As we near the end of this dedicated week of sharing, improving and showcasing our work to do the best for our patients and those we care for, I encourage you all to continue to talk, share and be inspired to make the changes that improve the overall experiences of care.  Keep using the hashtag #ExpofCare to keep in touch with the conversations as they continue.

And finally, as you may be aware, this is a particularly important year for the NHS. It’s the NHS’s 70th birthday and I for one will be reflecting on the changes that I have seen through my career, from when I first joined our amazing health service as a student Nurse. The developments that have made the NHS what it is today have only been possible with our dedicated staff, volunteers, carers, patients and families and I encourage you to join in around the country with all the celebrations.

Thank you for all the hard work you continue to do and please do continue to share, showcase and demonstrate your work to improve Experience of Care.

Jane Cummings

Professor Jane Cummings is the Chief Nursing Officer for England and Executive Director at NHS England.

Jane specialised in emergency care and has held a wide variety of roles across the NHS including Director of Commissioning, Director of Nursing and Deputy Chief Executive.

In February 2004, she became the national lead for emergency care agreeing and implementing the 98% operational standard. She has also worked as the nursing advisor for emergency care. In January 2005, she was appointed as the National Implementation Director for ‘Choice’ and ‘Choose and Book’.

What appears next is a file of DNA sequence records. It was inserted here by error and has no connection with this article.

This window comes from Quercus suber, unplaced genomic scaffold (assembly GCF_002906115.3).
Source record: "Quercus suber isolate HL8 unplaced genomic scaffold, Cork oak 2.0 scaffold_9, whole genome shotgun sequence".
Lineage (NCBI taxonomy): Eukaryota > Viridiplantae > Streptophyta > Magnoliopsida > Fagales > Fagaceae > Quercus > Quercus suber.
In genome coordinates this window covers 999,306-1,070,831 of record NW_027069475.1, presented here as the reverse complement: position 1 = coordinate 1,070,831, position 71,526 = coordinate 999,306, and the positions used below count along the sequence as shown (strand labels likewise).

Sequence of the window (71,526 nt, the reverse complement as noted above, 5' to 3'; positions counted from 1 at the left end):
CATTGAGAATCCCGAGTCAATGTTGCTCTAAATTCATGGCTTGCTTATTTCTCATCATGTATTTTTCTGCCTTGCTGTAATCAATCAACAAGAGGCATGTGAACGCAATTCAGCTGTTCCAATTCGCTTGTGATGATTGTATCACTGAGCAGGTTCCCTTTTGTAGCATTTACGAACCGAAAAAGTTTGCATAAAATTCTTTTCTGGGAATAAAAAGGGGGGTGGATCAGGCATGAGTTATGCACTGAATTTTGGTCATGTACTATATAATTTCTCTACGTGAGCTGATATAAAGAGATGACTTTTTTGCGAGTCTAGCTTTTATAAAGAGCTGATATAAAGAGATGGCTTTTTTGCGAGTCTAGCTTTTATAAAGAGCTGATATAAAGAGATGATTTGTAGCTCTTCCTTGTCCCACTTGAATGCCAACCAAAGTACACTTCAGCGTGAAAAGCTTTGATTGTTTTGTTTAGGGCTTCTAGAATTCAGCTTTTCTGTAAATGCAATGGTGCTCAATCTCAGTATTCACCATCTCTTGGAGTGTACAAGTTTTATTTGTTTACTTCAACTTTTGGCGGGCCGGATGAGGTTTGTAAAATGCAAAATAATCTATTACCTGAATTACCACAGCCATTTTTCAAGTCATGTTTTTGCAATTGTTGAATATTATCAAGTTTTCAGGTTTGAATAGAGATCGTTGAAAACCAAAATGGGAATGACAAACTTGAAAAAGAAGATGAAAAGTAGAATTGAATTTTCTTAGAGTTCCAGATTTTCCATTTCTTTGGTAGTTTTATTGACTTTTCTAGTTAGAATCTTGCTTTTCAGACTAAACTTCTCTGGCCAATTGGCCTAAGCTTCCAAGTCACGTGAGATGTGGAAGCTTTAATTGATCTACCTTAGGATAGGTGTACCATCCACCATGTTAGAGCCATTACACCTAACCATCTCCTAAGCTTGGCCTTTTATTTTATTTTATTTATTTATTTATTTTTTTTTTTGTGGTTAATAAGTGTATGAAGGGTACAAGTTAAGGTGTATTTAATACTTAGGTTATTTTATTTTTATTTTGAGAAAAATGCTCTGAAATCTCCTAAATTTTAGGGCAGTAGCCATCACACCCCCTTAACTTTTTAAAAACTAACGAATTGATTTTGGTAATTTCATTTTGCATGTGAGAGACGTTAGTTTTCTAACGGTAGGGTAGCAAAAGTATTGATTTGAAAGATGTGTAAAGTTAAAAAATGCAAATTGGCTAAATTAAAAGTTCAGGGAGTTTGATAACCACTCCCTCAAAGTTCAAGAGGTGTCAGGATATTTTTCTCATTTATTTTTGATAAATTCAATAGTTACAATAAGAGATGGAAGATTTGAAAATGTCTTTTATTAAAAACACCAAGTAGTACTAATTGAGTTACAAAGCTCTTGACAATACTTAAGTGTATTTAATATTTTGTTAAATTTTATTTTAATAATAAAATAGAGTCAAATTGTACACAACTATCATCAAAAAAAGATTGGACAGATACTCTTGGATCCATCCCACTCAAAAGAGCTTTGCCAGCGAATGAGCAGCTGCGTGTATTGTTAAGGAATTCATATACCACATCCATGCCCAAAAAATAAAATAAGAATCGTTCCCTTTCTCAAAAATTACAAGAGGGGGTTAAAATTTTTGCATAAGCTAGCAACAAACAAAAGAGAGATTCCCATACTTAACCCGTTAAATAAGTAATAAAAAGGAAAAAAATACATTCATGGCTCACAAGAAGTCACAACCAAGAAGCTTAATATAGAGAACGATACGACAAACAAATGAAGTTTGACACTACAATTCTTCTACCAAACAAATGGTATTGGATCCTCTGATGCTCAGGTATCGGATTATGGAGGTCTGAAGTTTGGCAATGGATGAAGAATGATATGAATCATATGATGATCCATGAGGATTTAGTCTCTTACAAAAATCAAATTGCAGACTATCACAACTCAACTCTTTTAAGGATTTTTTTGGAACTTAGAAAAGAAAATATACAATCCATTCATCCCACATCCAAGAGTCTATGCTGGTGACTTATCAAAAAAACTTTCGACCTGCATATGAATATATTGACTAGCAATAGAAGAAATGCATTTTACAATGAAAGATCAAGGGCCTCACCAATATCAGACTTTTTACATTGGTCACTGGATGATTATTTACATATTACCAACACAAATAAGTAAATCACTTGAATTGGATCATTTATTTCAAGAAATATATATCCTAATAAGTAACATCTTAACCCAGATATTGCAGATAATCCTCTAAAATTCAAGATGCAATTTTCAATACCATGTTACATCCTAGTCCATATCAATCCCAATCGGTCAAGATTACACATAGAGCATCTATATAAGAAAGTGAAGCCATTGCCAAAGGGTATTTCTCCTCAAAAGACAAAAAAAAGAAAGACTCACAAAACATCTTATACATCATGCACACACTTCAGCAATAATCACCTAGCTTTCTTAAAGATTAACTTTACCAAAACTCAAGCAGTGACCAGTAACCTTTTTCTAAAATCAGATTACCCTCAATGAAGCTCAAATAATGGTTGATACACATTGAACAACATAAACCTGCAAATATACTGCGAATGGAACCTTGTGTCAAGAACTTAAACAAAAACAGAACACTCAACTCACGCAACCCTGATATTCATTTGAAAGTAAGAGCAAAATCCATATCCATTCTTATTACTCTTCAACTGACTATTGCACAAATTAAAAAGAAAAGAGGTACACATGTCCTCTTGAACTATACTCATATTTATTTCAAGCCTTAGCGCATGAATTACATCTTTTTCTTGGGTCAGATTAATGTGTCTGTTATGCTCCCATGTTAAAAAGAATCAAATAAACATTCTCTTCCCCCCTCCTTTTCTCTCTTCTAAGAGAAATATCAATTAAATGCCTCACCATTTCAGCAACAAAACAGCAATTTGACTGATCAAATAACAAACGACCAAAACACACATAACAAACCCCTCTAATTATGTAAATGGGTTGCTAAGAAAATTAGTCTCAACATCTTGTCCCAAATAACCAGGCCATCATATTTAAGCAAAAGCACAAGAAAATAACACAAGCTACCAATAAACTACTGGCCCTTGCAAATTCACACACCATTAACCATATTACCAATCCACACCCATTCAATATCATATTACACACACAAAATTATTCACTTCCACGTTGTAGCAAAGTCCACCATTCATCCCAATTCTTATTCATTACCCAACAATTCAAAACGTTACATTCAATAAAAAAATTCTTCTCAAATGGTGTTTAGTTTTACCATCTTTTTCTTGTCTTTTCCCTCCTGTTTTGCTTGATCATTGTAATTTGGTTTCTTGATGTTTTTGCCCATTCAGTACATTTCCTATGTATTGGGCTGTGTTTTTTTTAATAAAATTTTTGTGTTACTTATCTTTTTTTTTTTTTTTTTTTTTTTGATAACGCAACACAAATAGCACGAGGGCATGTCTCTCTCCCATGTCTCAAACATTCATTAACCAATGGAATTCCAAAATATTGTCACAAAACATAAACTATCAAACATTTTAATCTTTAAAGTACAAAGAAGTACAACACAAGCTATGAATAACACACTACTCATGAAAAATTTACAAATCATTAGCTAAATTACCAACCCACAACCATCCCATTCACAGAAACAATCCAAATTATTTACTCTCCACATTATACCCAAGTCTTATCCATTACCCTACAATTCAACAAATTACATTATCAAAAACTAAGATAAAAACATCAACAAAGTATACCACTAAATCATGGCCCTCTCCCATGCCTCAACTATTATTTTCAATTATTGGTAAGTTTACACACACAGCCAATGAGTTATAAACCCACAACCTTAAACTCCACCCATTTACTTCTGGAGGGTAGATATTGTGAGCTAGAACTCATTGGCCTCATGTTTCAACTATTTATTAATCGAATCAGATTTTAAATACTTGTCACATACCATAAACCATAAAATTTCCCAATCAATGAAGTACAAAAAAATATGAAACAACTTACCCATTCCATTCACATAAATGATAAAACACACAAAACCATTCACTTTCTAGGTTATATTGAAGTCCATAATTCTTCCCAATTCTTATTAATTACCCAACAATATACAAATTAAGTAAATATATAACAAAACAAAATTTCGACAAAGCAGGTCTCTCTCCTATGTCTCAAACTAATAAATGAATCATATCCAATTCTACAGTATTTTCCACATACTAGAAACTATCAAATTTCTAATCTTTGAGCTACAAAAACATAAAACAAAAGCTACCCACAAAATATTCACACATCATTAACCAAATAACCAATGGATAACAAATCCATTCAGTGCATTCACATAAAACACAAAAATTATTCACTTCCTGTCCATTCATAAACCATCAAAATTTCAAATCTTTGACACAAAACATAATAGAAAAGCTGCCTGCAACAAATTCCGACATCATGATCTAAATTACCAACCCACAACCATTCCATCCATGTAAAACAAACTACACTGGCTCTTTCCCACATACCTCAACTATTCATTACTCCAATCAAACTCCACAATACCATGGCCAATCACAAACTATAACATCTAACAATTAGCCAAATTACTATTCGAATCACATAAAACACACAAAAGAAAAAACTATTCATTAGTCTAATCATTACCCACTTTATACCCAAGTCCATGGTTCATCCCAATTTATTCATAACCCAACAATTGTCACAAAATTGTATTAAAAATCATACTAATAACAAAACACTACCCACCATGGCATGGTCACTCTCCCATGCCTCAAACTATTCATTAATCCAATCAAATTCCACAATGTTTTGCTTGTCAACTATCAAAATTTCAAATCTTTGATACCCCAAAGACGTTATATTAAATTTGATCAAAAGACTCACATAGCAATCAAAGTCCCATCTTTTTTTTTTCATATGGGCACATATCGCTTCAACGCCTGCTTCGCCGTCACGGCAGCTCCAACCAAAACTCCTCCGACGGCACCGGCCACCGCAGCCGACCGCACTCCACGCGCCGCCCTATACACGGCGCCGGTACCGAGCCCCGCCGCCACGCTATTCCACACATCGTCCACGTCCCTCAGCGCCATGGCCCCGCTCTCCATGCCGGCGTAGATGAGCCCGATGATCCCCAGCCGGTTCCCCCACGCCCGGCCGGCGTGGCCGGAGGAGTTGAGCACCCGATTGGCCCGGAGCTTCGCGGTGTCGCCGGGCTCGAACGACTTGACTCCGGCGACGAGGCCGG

Jane moved to NHS North West in November 2007 where she held executive responsibility for the professional leadership of nursing, quality, performance as well as QIPP, commissioning and for a time Deputy Chief Executive Officer. In October 2011, she was appointed to the role of Chief Nurse for the North of England SHA Cluster.

She was appointed as Chief Nursing Officer for England in March 2012 and started full time in June 2012. Jane is the professional lead for all nurses and midwives in England (with the exception of public health) and published the ‘6Cs’ and ‘Compassion in Practice’ in December 2012, followed by publishing the ‘Leading Change, Adding Value’ framework in May 2016.

Jane has executive oversight of maternity, patient experience, learning disability and, in January 2016, became executive lead for Patient and Public Participation.

She was awarded Doctorates by Edge Hill University and by Bucks New University, and she is a visiting professor at Kingston University and St George’s University, London.

She is also Director and trustee for Macmillan Cancer Support and a clinical Ambassador for the Over the Wall Children’s Charity where she volunteers as a nurse providing care for children affected by serious illnesses.

Follow Jane on Twitter: @JaneMCummings.

One comment

  1. Kassander says:

    Dear VISITING Professor Cummings

    * Why did you let OUR Online discussion forum to be assassinated overnight two years ago?

    * Why have you not re-launched the new online discussion forum as you were mandated to do by the NHSE Board 18 months ago?
    You undertook to do that within one and a half months, not one and a half years!